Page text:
And while China is facing more competition from developing economies with cheaper costs, its companies lack the technology, management expertise and branding power to fight it out with companies from more advanced economies. Many of the products stamped “Made in China” are really only assembled in the country, with the core technologies, designs and key components coming from elsewhere. Chinese factories often add little value in the process. The Tokyo-based Asian Development Bank Institute once pulled apart a made-in-China Apple iPhone and discovered that Chinese assembly lines contributed a mere 3.6% of its production cost.
Homegrown Chinese products often suffer from a reputation for dubious quality—which is sometimes well-deserved. Surveys by research outfit JD Power show that automobiles manufactured by Chinese domestic brands suffer significantly more initial defects than those produced from international nameplates (though to be fair, the gap is narrowing). That’s why nearly all Chinese car exports end up in emerging markets where cheap prices count for more than safety.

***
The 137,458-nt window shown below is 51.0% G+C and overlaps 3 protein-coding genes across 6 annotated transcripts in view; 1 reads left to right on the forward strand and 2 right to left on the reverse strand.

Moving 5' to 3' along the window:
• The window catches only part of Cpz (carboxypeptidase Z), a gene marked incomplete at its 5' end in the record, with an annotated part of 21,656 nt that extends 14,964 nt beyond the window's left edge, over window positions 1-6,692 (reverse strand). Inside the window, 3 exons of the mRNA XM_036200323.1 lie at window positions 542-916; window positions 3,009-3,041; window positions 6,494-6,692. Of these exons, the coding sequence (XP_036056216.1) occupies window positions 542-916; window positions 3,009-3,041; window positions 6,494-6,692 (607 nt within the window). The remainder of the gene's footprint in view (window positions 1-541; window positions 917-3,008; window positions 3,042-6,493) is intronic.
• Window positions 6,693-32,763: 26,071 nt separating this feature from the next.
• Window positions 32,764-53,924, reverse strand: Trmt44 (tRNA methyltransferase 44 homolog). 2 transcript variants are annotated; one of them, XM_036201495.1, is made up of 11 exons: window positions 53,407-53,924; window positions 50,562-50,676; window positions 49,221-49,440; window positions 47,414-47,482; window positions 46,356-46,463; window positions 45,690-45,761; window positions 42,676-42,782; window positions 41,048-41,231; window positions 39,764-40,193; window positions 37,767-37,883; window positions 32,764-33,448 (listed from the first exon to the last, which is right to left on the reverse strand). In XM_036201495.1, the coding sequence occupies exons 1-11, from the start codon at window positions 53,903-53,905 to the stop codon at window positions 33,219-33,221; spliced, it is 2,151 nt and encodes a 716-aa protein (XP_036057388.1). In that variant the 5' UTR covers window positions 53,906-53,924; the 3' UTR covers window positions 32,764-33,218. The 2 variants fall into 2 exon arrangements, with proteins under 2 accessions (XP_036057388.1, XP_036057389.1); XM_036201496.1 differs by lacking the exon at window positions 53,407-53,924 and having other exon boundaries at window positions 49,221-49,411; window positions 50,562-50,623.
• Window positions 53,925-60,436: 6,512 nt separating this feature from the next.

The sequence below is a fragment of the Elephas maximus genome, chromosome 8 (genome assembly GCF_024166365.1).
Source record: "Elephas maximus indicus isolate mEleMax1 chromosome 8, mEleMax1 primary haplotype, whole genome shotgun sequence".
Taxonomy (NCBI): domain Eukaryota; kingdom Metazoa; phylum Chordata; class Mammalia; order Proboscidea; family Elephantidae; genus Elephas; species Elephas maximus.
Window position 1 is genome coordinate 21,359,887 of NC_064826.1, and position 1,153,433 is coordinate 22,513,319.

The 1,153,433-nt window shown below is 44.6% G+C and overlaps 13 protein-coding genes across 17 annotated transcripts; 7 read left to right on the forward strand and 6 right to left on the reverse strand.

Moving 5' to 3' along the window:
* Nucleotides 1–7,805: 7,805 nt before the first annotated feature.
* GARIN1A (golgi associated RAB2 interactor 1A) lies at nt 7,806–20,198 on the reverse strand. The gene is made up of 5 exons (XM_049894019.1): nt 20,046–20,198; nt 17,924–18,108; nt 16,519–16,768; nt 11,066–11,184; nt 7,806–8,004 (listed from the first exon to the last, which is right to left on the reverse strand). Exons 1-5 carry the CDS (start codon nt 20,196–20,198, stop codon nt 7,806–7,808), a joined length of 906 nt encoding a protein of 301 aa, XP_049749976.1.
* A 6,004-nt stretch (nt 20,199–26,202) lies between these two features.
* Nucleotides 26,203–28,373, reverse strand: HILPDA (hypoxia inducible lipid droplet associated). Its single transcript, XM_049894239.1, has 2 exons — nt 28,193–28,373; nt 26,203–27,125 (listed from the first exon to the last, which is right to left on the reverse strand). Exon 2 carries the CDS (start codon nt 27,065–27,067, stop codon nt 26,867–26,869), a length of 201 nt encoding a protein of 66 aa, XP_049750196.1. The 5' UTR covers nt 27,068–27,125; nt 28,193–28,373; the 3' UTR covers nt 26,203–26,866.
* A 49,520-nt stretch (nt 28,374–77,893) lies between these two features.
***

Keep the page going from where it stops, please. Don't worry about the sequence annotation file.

Lacking brand power, Chinese companies often struggle to compete with more established players in major markets like the US. Chinese smartphone maker Xiaomi, which made a big splash locally with low-priced but feature-packed products, has so far dodged the US entirely and targeted other emerging economies like India and Brazil instead.
So if China is to avoid getting squeezed between cheap-labor emerging economies and those with more advanced technology, it needs to upgrade its industry. That’s the motivation behind “Made in China 2025”—to marshal financial resources to invest in new research and development, and promote cutting-edge products.